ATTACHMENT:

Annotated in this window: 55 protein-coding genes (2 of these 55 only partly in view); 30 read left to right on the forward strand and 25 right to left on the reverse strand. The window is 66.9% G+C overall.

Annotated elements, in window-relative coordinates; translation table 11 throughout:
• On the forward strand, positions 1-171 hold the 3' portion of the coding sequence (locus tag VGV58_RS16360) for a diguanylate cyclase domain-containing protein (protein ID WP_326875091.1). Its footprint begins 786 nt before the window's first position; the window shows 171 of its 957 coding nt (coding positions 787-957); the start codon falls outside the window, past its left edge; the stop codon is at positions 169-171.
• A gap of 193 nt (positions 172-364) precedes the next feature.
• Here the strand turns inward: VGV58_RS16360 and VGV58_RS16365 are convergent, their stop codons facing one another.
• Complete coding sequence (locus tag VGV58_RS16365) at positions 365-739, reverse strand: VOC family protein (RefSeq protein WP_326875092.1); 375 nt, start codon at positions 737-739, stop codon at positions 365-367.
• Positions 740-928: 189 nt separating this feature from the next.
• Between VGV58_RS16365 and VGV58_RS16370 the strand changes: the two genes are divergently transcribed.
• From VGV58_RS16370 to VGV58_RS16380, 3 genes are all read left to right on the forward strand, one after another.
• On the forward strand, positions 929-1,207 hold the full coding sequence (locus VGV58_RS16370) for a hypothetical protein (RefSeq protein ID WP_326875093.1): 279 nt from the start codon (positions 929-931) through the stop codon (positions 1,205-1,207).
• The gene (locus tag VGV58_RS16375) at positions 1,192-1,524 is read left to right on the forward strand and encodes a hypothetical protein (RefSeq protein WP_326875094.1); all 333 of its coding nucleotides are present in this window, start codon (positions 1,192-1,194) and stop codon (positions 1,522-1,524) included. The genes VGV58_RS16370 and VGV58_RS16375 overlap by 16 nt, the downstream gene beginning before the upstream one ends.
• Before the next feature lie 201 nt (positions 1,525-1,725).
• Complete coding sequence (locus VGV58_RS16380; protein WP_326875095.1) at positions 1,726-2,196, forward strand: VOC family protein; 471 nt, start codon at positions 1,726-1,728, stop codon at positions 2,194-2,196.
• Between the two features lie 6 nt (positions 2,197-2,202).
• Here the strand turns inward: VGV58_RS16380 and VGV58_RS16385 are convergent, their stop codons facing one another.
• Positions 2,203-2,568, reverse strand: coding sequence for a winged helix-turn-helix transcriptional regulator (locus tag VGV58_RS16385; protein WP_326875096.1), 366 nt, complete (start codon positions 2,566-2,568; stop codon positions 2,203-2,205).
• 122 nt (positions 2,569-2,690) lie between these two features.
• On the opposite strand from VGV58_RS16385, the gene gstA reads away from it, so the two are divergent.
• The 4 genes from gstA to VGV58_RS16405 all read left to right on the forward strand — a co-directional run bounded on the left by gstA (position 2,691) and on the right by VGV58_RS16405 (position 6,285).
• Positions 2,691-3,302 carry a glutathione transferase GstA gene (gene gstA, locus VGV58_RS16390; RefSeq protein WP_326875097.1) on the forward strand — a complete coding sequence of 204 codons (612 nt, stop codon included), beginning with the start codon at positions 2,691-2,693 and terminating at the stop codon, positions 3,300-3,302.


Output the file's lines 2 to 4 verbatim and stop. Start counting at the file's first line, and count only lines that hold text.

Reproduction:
Annotated elements, in window-relative coordinates; translation table 11 throughout:
• On the forward strand, positions 1-171 hold the 3' portion of the coding sequence (locus tag VGV58_RS16360) for a diguanylate cyclase domain-containing protein (protein ID WP_326875091.1). Its footprint begins 786 nt before the window's first position; the window shows 171 of its 957 coding nt (coding positions 787-957); the start codon falls outside the window, past its left edge; the stop codon is at positions 169-171.
• A gap of 193 nt (positions 172-364) precedes the next feature.